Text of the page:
Have you been accused of failing to report offshore assets or income? You could be facing significant problems or even penalties depending on the situation. Reporting this information and establishing a system for ongoing compliance is important.
You need to understand the requirements of Canada's Income Tax Act. Canada's Income Tax Act makes it mandatory for Canadian residents to report all income from around the world on their income tax returns. This includes sovereign pension income from offshore.
Some of the most common questions surrounding this process include whether or not the person was a Canadian resident at the time they had offshore income and what to do if they did not report offshore income. Our Canadian tax lawyers have extensive experience in managing these types of cases and understand how to assist when you are being assessed with liabilities or residence determinations.
It can be very difficult to figure out the accurate answer as published by the CRA. The details published by this agency can be confusing for people who are trying to determine whether or not they should participate in the voluntary disclosure program.
It is critical to understand that practically all foreign offshore pension income needs to be reported by a Canadian resident even if that offshore income was not taxable in the origin country or if taxes were paid in that foreign jurisdiction.
You could be eligible to obtain a foreign tax credit if foreign taxes were already paid, however, this does not always happen to reduce the amount owed in terms of your Canadian taxes. You need support from dedicated Canadian income tax lawyers about how to understand the voluntary disclosures program and how to participate in it.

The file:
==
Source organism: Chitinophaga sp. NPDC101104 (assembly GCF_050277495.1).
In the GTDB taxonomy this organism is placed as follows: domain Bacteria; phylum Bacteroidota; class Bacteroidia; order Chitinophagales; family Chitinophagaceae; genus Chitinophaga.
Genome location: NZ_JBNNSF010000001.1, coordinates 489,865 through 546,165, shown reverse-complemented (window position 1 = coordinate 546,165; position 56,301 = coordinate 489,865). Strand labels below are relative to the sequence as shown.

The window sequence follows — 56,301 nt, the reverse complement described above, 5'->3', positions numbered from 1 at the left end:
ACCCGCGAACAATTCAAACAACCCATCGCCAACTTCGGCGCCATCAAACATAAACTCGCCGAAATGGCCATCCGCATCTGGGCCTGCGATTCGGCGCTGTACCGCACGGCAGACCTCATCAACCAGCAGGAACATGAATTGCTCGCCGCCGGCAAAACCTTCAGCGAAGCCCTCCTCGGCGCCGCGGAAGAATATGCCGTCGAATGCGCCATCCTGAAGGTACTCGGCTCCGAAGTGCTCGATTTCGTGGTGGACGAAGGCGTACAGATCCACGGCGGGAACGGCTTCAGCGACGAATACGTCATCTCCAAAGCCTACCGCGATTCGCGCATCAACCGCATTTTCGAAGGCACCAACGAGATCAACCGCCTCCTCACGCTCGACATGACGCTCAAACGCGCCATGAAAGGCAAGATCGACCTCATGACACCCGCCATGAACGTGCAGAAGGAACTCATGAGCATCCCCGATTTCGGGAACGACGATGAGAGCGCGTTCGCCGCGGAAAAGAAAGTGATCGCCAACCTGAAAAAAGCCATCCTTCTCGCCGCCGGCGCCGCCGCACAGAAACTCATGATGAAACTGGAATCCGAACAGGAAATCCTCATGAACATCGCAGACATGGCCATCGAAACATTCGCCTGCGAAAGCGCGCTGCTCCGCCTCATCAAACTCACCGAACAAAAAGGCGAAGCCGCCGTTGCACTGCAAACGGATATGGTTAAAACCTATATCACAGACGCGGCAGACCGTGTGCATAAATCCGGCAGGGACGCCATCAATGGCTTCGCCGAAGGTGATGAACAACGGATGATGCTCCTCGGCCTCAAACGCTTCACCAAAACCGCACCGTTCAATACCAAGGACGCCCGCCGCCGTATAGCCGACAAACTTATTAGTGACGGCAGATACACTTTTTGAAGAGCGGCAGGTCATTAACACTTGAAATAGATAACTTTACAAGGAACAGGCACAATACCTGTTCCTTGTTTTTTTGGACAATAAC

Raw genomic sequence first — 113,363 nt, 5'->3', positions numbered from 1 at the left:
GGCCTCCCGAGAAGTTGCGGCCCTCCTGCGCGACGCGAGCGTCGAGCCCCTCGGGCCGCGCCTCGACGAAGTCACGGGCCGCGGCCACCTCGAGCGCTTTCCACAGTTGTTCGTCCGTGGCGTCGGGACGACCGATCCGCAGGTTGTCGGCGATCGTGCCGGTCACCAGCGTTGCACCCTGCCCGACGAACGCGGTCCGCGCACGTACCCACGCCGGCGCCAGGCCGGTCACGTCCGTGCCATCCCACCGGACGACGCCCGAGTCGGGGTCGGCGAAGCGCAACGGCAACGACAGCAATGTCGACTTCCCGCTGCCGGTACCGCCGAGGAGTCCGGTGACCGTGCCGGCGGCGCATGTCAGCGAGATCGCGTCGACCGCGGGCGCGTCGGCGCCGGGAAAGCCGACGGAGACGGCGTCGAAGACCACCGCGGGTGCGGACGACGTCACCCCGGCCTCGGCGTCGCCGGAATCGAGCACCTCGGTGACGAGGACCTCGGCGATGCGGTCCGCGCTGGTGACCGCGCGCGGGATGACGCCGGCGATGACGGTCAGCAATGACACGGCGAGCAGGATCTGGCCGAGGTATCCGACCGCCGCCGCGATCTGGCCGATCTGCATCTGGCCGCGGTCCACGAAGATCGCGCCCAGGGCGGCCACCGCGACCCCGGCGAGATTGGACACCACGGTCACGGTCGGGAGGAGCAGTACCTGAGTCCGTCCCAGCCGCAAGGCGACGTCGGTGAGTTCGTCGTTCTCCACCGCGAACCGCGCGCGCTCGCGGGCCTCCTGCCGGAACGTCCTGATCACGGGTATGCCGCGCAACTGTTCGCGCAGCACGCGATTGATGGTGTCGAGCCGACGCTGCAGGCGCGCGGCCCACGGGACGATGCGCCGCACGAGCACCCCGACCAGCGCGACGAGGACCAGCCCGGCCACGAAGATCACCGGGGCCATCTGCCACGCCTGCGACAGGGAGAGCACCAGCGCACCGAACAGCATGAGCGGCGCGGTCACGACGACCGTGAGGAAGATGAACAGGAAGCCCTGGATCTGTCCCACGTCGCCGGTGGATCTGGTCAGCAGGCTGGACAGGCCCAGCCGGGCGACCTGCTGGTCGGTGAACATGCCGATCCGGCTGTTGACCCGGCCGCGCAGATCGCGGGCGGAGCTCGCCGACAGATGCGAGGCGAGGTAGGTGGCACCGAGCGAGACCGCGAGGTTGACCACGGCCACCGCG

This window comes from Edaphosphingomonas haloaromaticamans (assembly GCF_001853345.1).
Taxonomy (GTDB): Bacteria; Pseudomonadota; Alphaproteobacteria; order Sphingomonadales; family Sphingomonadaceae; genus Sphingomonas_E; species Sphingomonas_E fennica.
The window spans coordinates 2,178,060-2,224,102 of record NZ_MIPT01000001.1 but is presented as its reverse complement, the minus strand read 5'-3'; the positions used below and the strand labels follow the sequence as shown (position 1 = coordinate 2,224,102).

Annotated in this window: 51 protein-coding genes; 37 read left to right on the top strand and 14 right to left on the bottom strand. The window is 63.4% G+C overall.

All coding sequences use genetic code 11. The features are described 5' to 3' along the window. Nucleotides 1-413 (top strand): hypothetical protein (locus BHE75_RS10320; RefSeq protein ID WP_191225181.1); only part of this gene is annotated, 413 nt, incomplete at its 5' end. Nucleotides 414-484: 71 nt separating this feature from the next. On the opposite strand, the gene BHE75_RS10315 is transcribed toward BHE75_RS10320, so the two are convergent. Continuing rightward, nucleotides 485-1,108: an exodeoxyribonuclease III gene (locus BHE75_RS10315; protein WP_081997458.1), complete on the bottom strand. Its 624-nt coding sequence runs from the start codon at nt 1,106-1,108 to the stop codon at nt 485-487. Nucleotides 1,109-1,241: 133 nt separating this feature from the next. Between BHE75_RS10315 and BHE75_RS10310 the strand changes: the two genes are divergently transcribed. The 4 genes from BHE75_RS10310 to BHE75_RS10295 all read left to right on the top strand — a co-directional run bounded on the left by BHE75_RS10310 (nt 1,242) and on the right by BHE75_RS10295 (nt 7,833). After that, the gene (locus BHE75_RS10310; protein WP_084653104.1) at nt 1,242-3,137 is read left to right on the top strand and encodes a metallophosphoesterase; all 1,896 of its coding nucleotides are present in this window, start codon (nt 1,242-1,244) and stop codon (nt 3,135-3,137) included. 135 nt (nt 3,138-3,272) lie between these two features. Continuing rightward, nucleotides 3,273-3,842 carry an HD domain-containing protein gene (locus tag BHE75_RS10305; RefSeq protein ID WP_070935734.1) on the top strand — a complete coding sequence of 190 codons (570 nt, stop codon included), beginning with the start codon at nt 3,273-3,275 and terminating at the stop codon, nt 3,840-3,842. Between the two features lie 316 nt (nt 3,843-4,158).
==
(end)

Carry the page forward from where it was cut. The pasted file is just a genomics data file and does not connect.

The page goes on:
This is extremely important if you have failed to report pension income. Canada Revenue Agency's VDP allows those taxpayers in Canada who may have reported incomplete or inaccurate information to come forward without facing the dangers of criminal tax prosecution or civil income tax penalties.
The conditions for a valid disclosure include that your disclosure is voluntary, that a penalty is being applied, that the information is at least one-year overdue, and that the information is complete. You need to understand whether or not this is a beneficial program for you and whether or not you should have been classified as a Canadian resident for income tax purposes.
Our attorneys can help you with this determination and can assist you when problems have already come on board regarding unreported offshore income.
Do I have to declare foreign income in Canada?
Canadian residents are required to disclose worldwide income. You could be eligible to obtain a foreign tax credit if your foreign taxes were already paid. However, this does not always bring down the amount owed in terms of your Canadian taxes. You also need to disclose your income voluntarily so as to ensure a transparency and to avoid a forced crackdown by the Canadian Revenue Authority. Hiring a Canadian tax lawyer is also a good method to prevent it
Do I have to pay taxes on income earned outside Canada?
Canadian residents are required to disclose worldwide income. You could be eligible to obtain a foreign tax credit if your foreign taxes were already paid. However, this does not always bring down the amount owed in terms of your Canadian taxes. You also need to disclose your income voluntarily so as to ensure a transparency and to avoid a forced crackdown by the Canadian Revenue Authority. Hiring a Canadian tax lawyer is also a good method to prevent it.
How much foreign income is tax free in Canada?
Residents. Individuals resident in Canada are subject to Canadian income tax on their worldwide income, regardless of where it is earned or where it is received, and they are eligible for a potential credit or deduction for foreign taxes paid on income derived from foreign sources. No foreign income is tax-free in Canada.
"These articles provide information of a general nature only. It is only current at the posting date. It is not updated and it may no longer be current. It does not provide legal advice nor can it or should it be relied upon. All tax situations are specific to their facts and will differ from the situations in the articles. If you have specific legal questions you should consult a lawyer."